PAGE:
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Dr Gold

Gold has a lot of cultural and sentimental value in Asian societies (in addition to huge financial value!). But as researchers at Technical University (TU) Dublin have found out, it may have medical usage and be of golden value, quite literally, in the realms of medicine too.

First, a bit of background. Fungal infections are a pain. They’re often taken for a bacterial or viral infection, thus delaying the diagnosis and treatment of the condition and exasperating the problem in the meantime. At the moment, diagnosing suspected fungal infections takes time as it involves culturing fungi and studying them under microscope. For this to happen the sample as to be first taken by a doctor and then sent a specialist lab for diagnoses. At the minimum this takes five day, highly-trained personnel and expensive equipment.

But time is a luxury that many patients don’t have. Of the nearly one billion people affected by fungal infections worldwide every year, about 1.5 million die as a result of the infection. Children, older people and those with weaker immune systems are at a heightened risk.

These alarming statistics spurred researchers at TU Dublin into action and to thinking unconventionally. Here’s where gold comes into the pictures. Scientists here have found a way to use gold nanoparticles (just a tiny, tiny fraction of millimetre) to diagnose fungal infections. They noticed that when gold particles interact with fungi, their colour and shape changes and these changes are readily visible to the naked eye. They have used gold particles to diagnose common fungal particles like athletes foot, but this technique should even work for complex lung infections too.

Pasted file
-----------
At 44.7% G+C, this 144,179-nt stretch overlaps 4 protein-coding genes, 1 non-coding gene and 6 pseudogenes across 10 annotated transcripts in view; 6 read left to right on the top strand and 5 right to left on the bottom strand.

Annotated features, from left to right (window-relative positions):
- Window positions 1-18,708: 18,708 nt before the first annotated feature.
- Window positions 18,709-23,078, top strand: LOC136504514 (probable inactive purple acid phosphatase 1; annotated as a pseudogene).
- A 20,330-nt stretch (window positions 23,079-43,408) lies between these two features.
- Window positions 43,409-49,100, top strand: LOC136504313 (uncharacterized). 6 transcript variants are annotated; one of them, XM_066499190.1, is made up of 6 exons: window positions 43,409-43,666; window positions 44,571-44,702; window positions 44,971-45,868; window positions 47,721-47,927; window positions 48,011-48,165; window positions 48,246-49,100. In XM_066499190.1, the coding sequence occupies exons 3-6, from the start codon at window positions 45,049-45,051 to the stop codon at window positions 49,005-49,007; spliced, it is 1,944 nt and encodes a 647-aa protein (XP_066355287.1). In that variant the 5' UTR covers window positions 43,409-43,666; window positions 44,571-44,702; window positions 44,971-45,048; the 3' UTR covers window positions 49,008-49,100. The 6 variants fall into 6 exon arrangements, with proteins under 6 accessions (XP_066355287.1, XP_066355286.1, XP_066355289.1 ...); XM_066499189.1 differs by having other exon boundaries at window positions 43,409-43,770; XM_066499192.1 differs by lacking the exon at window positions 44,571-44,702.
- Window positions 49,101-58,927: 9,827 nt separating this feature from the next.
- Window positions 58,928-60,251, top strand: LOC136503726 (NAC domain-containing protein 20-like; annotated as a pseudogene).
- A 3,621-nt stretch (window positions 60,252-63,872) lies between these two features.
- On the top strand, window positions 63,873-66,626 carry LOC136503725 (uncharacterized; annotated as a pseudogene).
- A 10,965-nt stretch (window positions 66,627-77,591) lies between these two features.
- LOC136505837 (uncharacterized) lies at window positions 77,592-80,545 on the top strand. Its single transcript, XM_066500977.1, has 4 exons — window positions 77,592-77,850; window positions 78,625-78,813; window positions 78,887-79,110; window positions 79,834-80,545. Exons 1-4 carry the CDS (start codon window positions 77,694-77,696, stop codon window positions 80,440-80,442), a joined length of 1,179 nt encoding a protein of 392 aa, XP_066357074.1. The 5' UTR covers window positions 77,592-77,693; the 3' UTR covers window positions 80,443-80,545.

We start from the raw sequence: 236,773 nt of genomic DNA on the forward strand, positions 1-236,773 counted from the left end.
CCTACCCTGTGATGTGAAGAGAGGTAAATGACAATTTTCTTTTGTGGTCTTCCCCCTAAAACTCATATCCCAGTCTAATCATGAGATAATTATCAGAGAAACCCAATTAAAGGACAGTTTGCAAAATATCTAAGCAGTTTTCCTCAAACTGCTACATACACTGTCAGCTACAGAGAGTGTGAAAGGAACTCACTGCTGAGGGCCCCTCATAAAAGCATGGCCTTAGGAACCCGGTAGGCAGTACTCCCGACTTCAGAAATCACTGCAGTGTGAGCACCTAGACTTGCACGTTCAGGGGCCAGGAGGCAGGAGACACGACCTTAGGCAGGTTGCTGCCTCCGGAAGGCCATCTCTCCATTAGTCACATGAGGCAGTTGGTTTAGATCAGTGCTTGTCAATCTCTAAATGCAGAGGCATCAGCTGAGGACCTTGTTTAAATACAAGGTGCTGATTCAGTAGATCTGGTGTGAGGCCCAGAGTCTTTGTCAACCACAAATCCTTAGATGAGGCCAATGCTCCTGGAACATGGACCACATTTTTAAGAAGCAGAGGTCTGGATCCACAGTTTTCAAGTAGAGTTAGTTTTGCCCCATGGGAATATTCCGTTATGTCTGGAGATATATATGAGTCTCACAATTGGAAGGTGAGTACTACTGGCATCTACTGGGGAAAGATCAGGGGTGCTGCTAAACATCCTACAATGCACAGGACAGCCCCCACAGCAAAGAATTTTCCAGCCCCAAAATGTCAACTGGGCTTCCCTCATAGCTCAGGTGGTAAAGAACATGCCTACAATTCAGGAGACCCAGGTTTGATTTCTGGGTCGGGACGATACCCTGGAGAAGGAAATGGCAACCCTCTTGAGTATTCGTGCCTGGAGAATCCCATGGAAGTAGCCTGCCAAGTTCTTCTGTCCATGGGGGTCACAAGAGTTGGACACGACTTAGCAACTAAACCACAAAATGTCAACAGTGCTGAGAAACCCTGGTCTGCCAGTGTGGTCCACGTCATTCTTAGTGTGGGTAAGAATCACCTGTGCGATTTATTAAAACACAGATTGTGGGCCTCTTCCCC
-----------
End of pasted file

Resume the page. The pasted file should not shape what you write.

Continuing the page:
TU Dublin, located in Ireland’s capital, Dublin, is a leading university both nationally and internationally. It ranks among top 250 young universities in the world (THE Rankings 2019). They offer a range of programmes across science and engineering, IT, business and management, culinary arts and the humanities. Graduates of Irish universities and institutes are able to stay in the country for up to 2 years after the successful completion of their studies.

Some of courses you could study here are:

  • MSc Pharmaceutical Quality Assurance and Biotechnology
  • MSc Computing
  • MSc Mechanical Engineering
  • MSc Hospitality Management
  • MSc Supply Chain Management

Applications to Ireland and other countries are open for 2019 and 2020 intakes.

Head to your nearest STORM office to find out more and how you can apply for these courses! Also, don’t forget to download 
STORM Overseas app from Google Play store to keep on top of latest news and developments, courses and scholarships and get to speak to current students studying abroad and win cool prizes!